As a result of my observations, I decided to take an alternative approach. I asked the security guards to leave bar two, who waited outside the bay of the ward. I then introduced myself to the patient. I noted the patient was a football fan and considering the recent success in Europe, I decided to focus the discussion on this. After a while, I felt I developed a rapport with him. I then proceeded to explore the patient's ideas and concerns with regards to his current admission. It transpired that he did not understand what was going to happen surgically and why he was nil by mouth. He told me that people were "telling me stuff I don't understand". On learning this, I took time to explain this to him whilst ensuring that I was conversing with him in terms that helped him understand the treatment he was about to receive. As a result, the patient was responsive to my conversation with him and was happy to proceed with the procedure. The security guards were then withdrawn, and no issues occurred with the staff. He came for surgery and it was uneventful as was the post-op period.
This was an 8-yr-old child, who required an urgent general surgical procedure. I was asked to conduct an anaesthetic review. I was informed that the child is autistic and is very irritable and refusing to let the medical staff treat him. On the ward, I could hear the surgeon struggling to assess the child as the child was screaming and refusing to let the surgeon near him. When the surgeon left the patient, he wished me good luck. From the outside of the room, I noted that the child was wearing a T-shirt with a print of the Incredible Hulk. I thought I would use my knowledge of the comics to initially talk to him. I asked him if he liked the Hulk and discussed some interesting facts about the Hulk, e.g. the Hulk can jump America in three leaps. We also discussed other characters like Iron-Man, Captain America, Spiderman and Wonder Woman. I felt that this built a good rapport between the boy and myself. As the child was with his mother, we were able to discuss the child's anaesthesia without any issues. As a result, the child was successfully anaesthetised and had an uneventful surgery.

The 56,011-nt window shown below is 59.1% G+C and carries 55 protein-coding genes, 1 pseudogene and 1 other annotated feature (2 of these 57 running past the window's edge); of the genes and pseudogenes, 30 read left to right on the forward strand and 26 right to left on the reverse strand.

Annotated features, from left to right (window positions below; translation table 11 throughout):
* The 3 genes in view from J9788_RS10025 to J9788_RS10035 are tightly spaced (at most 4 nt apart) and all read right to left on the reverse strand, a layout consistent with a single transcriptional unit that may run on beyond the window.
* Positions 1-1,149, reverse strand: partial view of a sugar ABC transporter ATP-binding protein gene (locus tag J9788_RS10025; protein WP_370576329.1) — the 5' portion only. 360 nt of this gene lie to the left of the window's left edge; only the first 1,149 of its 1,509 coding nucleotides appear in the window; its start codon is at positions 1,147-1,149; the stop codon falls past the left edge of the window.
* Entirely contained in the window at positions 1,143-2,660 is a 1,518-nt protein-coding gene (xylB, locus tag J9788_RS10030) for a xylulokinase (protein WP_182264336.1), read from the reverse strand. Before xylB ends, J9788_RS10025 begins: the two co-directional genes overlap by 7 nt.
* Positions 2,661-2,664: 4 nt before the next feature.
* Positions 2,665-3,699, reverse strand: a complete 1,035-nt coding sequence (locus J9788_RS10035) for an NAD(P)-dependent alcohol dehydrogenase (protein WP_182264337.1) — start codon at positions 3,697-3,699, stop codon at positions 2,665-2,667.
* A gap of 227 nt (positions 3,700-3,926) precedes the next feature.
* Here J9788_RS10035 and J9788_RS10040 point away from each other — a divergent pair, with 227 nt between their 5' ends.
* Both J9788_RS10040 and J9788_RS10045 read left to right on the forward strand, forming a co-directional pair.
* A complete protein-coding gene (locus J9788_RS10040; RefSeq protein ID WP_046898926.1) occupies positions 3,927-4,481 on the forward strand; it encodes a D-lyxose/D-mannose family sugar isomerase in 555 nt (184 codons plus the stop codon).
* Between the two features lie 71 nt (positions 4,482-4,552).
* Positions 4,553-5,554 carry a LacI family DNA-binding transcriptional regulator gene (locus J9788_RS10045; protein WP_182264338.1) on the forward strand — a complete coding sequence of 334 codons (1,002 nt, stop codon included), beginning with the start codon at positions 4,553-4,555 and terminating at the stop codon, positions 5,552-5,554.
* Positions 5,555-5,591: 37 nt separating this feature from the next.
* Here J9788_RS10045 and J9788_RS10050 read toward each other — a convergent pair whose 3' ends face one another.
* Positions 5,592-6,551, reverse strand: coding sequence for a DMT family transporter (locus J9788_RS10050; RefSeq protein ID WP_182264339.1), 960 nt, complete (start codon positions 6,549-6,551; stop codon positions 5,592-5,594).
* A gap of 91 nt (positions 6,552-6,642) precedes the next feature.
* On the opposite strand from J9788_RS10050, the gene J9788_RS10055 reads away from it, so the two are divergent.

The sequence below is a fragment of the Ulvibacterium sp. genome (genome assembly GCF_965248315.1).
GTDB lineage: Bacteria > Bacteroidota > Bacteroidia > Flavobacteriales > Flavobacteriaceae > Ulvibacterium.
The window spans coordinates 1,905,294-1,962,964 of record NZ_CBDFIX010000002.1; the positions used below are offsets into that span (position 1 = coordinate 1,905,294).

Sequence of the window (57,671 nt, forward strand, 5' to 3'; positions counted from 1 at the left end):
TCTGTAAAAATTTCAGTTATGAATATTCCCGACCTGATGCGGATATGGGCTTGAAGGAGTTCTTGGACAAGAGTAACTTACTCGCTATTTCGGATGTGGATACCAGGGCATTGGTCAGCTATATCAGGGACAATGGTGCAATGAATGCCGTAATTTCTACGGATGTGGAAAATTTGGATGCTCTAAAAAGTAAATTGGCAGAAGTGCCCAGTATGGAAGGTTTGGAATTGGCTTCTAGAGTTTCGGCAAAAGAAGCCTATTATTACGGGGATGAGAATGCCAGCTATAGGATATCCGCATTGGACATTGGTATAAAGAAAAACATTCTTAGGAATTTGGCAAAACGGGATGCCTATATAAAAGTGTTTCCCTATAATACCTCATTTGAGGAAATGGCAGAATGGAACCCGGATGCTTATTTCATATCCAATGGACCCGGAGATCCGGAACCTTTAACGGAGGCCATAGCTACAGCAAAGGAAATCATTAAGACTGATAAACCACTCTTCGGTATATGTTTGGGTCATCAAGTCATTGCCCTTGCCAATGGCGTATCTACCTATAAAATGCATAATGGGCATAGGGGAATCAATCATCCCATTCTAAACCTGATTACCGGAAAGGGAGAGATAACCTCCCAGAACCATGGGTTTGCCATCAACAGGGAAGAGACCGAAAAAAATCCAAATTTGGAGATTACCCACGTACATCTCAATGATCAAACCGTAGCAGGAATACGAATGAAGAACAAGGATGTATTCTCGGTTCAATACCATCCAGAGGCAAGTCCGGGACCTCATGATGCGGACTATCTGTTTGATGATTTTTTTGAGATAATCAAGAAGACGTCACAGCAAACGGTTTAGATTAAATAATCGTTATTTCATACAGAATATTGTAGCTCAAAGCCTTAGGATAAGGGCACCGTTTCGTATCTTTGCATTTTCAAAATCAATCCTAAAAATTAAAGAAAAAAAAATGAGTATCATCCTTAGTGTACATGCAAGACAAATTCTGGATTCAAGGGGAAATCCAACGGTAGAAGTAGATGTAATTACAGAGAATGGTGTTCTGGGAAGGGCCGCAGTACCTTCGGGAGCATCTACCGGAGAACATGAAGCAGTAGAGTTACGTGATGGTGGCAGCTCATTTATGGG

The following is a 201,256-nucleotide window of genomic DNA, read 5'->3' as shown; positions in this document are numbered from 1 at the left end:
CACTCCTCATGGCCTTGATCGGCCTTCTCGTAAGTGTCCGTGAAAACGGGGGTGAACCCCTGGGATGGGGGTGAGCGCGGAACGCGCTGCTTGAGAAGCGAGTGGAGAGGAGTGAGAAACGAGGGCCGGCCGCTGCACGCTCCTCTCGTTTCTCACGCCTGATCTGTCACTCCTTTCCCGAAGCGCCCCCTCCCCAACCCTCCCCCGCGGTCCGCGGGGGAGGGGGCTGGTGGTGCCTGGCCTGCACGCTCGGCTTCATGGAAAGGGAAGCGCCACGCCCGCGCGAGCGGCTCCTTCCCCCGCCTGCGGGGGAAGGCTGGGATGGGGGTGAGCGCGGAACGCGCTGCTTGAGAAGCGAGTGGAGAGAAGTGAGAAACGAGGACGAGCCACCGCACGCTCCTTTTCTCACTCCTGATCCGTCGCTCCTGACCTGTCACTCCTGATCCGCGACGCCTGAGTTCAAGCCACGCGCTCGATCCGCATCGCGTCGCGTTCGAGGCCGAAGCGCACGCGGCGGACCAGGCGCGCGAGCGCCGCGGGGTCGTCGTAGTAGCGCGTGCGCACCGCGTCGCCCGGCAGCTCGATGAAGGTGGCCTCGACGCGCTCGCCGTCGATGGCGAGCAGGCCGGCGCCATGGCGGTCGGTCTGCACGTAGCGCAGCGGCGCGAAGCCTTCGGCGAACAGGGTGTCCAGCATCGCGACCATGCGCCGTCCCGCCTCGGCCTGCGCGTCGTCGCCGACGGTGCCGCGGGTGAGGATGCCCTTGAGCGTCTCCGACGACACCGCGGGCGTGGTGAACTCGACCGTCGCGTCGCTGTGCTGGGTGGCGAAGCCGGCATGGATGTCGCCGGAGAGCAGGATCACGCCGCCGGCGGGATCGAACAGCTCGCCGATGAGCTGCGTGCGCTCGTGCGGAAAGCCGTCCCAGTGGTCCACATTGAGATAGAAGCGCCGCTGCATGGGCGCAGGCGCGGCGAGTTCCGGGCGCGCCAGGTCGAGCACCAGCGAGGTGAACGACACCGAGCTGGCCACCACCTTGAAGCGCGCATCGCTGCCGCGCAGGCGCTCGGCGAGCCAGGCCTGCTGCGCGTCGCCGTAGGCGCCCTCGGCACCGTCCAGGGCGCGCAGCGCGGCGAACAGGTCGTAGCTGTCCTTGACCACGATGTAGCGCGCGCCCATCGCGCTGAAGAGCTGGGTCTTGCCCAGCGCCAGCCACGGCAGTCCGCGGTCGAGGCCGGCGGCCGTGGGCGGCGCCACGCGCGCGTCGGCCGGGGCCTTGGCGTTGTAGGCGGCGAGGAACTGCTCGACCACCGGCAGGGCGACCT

These cases demonstrate the challenges faced by healthcare professionals when managing patients with MHI or autism. In these cases, a tricky situation was diffused. In both cases, I tried to apply the Calgary-Cambridge approach . This was the approach I was taught at medical school. By identifying common ground with the patients, i.e. football and superheroes, I was able to build a rapport with the patient. I was then able to explore their ideas, concerns, and expectations with regards to the procedure that the patients were scheduled to have. I tried to show curiosity for them as human beings and conversed with them in terms that would help the patients understand the treatment they were going to receive. I was keen to involve them in planning the next steps with regards to the anaesthesia and arrived at a shared decision plan for them. As an anaesthetist, assessing and understanding the patient's knowledge and concerns allows me to direct the consultation in a way that would address these areas whilst providing information about the bespoke anaesthetic process. It is hoped that an agreeable shared decision would mitigate underlying anxieties the patient may have.
These cases also demonstrate the challenges faced by healthcare professionals when communicating with different age groups. The styles and strategies are distinct between these populations and require specific skill sets and training. Additionally, psychiatry is a large specialty with a variety of diagnoses which can present very differently to the case presented here. Similarly, autism is a spectrum condition that affects individuals in a variety of ways. Some autistic people may have learning disabilities, or mental health issues and will require support bespoke to them. Although it may be too simplistic to consider mental health issues and autism collectively, it is important to acknowledge that effectively communicating with patients presenting with these conditions is integral to successfully managing them during the peri-operative period.
In healthcare, patients with MHI or autism regularly seek assistance from services provided by the NHS. This could be specialist treatment by mental health/autism teams in the primary and secondary sector, or by specialists from other specialties in medicine. The interactions between these specialists and patients with MHI or autism can be challenging as the examples given demonstrate. In the case of the patient requiring a neurological intervention the presence of security guards and the inability to establish rapport with the patient may have led the patient to feel alienated. He appeared disengaged and could have deteriorated if he took his own discharge. There is evidence that this exists, and patients could be a risk to themselves and others . It is therefore essential that effective communication must be exercised in order to manage these patients. This has shown to be associated with increased patient satisfaction and engagement with healthcare .